Milestone review – a film that speaks to our resiliency

By Marc Miller
Published: May 7, 2021 (Last updated: last month)
Netflix Indian film Milestone


Ivan Ayr’s Milestone is a film that speaks to our resiliency.

This review of the Netflix Indian film Milestone, also known as Meel Patthar, contains no spoilers. The drama was released on the streaming service on May 7, 2021. 

“Those who read a man by his clothes, cannot be expected to read much,” is what the guru tells his young apprentice. When that lad tells him that the other truck drivers call him a hero who has a passion for his work, his stoic response is a telling one. “Don’t they always, once you turn grey?”

Milestone (also known as Meel Patthar) is a fascinating character study from Indian director Ivan Ayr. A native of Northern India, his film is a close-up portrait of a man on his last legs. It’s an unassuming work; a slice of life of a man dragged down by his loyalty to tradition, all while being backed into a corner in a world that moves on quickly before you take notice.

Like the region itself, Netflix’s Milestone is spoken partially in the Punjabi language. As the protagonist, Ghalib (Suvinder Vicky), originally from Kuwait, works in the New Delhi region, where the majority speaks Hindi. He hurt his back, and he can see the writing on the wall when he is asked to train a young man, Pash (Lakshvir Saran). His bosses want to learn the job, with him acting as a guru. This is an eyebrow-raising development for Ghalib since after he hurt his back, there is less and less work to do.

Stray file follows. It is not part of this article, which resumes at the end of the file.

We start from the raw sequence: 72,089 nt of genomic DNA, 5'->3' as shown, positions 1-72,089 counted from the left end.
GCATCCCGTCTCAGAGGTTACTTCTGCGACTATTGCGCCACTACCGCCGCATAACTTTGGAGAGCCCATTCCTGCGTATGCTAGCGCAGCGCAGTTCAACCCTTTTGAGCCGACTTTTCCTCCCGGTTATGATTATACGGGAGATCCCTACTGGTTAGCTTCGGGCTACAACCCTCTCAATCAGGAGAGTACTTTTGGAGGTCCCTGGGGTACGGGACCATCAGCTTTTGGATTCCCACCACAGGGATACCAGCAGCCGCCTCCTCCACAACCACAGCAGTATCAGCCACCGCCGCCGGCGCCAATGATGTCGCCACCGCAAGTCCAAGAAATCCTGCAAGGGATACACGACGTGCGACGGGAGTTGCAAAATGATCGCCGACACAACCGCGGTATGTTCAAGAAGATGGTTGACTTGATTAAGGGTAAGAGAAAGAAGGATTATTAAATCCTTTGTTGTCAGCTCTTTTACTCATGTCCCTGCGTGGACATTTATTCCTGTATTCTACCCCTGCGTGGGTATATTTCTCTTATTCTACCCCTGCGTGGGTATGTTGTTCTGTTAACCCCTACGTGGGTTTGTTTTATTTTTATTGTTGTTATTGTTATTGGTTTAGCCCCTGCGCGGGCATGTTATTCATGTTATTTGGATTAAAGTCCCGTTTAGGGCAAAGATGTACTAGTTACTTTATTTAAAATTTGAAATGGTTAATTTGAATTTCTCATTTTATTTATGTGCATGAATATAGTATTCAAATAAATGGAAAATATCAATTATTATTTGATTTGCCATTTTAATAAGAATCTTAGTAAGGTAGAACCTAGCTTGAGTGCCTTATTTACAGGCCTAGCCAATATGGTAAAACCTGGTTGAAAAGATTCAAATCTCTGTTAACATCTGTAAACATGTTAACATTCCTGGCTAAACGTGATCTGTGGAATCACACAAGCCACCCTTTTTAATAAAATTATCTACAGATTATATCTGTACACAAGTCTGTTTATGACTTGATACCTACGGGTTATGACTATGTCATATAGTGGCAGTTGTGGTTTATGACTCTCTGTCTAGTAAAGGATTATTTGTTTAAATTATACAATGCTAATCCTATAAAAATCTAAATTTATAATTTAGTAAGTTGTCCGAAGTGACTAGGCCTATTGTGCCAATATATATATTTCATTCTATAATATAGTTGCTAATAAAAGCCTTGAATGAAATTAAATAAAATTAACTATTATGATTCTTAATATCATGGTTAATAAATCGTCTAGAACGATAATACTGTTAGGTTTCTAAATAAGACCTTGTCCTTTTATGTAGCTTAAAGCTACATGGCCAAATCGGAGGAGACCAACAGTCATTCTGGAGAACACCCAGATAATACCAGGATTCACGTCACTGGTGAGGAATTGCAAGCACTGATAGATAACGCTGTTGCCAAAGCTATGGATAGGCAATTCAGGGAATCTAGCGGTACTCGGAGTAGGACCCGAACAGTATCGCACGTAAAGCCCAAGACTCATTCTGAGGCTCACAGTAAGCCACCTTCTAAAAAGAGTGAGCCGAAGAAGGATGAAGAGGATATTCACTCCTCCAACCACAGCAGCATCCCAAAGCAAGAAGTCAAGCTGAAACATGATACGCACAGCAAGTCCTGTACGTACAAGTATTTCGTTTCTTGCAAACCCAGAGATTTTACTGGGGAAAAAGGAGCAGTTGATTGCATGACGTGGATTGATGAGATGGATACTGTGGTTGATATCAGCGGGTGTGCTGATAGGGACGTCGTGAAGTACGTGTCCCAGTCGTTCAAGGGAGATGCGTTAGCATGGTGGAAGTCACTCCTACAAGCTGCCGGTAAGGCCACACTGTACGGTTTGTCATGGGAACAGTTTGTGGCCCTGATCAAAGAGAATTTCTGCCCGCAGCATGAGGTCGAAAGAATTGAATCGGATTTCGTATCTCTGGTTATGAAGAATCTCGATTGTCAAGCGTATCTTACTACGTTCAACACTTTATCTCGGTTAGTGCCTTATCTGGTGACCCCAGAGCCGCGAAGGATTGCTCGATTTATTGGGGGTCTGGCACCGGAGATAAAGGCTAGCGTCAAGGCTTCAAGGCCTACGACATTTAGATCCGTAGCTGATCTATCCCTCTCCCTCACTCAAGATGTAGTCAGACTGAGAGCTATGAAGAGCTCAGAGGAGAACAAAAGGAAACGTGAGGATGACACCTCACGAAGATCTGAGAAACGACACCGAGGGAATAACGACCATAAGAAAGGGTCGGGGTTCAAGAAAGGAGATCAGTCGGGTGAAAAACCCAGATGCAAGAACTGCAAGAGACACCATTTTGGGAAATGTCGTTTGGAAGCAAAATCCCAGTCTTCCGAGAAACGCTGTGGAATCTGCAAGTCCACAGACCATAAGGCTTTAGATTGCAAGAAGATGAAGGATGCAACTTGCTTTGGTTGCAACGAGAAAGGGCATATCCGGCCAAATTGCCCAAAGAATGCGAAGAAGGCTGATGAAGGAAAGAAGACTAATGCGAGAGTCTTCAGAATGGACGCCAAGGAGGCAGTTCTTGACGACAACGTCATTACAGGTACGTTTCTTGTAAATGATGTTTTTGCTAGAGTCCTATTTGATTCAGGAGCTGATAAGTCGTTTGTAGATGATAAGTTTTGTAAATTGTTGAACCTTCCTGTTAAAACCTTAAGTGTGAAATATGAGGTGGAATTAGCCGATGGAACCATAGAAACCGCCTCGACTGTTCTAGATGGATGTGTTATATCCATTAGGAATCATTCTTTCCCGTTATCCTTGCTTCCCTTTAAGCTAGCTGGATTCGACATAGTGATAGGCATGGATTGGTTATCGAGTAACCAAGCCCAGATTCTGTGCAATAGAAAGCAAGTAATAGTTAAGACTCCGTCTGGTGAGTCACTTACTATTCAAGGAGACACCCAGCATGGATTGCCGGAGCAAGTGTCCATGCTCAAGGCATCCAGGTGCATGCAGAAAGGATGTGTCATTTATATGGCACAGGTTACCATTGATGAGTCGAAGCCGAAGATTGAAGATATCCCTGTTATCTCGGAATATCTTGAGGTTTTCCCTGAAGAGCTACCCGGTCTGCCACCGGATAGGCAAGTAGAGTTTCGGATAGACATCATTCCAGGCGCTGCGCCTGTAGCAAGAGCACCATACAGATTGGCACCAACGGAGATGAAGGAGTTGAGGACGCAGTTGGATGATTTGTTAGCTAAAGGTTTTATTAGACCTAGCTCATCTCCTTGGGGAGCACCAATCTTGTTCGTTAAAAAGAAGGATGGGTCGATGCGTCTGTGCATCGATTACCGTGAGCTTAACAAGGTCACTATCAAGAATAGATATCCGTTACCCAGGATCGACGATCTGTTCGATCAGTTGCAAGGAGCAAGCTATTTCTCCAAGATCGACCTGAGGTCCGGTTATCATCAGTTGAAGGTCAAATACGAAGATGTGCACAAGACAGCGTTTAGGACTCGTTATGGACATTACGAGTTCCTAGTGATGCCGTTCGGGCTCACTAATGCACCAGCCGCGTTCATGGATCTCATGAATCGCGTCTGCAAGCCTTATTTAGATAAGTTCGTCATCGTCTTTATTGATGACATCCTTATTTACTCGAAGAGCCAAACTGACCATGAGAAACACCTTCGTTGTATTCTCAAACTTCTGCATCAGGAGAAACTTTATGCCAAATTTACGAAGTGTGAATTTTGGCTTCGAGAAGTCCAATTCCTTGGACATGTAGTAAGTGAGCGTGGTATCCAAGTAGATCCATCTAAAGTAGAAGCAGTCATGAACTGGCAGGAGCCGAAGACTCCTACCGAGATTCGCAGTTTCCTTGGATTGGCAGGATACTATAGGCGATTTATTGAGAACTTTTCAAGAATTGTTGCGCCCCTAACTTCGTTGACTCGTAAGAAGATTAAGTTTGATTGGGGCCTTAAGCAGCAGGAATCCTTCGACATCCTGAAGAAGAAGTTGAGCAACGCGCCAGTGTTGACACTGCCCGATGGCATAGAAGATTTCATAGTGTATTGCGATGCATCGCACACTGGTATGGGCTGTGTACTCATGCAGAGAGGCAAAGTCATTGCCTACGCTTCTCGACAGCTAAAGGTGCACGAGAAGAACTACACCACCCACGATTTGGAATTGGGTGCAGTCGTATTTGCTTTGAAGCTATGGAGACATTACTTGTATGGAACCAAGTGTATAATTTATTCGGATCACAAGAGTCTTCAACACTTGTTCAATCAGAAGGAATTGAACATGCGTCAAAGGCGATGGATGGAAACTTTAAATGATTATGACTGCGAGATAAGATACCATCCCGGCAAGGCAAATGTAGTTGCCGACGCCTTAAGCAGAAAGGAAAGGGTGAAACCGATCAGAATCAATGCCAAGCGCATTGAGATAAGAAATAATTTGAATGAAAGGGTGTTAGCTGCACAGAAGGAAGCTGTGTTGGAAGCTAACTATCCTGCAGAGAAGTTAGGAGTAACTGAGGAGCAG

The main protagonist is stuck in a perplexing triangle many find themselves in at an older age. Ghalib is locked in a time capsule where he has aged and not progressed, all while being in a state of suspended animation. It’s a world that has not changed, but the people around him are moving on without him. He has one foot in his village in North East India and is beholden to his elders. Yet, New Dehli is an area that has progressively moved away from respecting senior individuals. There was a time having valuable experience used to command respect.

This is all going on while he is mourning the death of his wife. The job is all he has left, putting in extra hours at work to cope with the loss. You can see the emotional toll and wheel running through every crease on Vicky’s weathered forehead and wrinkled brow. It’s a moving performance, filled with detached and inauspicious undertones. This is matched by Angello Faccini’s stunning and ominous cinematography. 

Ayr’s Milestone is a perfect follow-up to his meaty character study, Soni. Filmed right up to the outbreak of COVID-19 last year, it’s a film that many will relate to nowadays; isolation, loneliness, and generations fighting to keep their spot in the world or take it for themselves. And most of all, it speaks to one’s resiliency.

Ivan Ayr’s Milestone is a film that speaks to our resiliency.

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